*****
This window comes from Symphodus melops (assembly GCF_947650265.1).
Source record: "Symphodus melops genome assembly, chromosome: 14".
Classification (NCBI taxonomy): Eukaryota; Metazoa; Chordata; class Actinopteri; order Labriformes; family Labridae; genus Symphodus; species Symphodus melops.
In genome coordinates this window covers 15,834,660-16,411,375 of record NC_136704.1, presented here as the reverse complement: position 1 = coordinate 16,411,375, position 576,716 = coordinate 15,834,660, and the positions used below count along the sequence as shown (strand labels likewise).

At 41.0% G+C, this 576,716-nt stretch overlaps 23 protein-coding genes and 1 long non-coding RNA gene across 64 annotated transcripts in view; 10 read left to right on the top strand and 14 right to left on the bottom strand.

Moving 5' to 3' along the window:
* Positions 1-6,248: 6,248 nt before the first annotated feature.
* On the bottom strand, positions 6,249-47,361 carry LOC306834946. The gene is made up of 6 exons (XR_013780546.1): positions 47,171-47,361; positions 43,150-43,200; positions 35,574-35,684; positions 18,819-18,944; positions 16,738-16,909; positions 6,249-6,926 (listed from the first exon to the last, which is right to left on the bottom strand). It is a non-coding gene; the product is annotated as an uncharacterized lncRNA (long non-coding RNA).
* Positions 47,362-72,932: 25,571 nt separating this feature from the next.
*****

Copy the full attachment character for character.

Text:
This window comes from Symphodus melops (assembly GCF_947650265.1).
Source record: "Symphodus melops genome assembly, chromosome: 14".
Classification (NCBI taxonomy): Eukaryota; Metazoa; Chordata; class Actinopteri; order Labriformes; family Labridae; genus Symphodus; species Symphodus melops.
In genome coordinates this window covers 15,834,660-16,411,375 of record NC_136704.1, presented here as the reverse complement: position 1 = coordinate 16,411,375, position 576,716 = coordinate 15,834,660, and the positions used below count along the sequence as shown (strand labels likewise).

At 41.0% G+C, this 576,716-nt stretch overlaps 23 protein-coding genes and 1 long non-coding RNA gene across 64 annotated transcripts in view; 10 read left to right on the top strand and 14 right to left on the bottom strand.

Moving 5' to 3' along the window:
* Positions 1-6,248: 6,248 nt before the first annotated feature.
* On the bottom strand, positions 6,249-47,361 carry LOC306834946. The gene is made up of 6 exons (XR_013780546.1): positions 47,171-47,361; positions 43,150-43,200; positions 35,574-35,684; positions 18,819-18,944; positions 16,738-16,909; positions 6,249-6,926 (listed from the first exon to the last, which is right to left on the bottom strand). It is a non-coding gene; the product is annotated as an uncharacterized lncRNA (long non-coding RNA).
* Positions 47,362-72,932: 25,571 nt separating this feature from the next.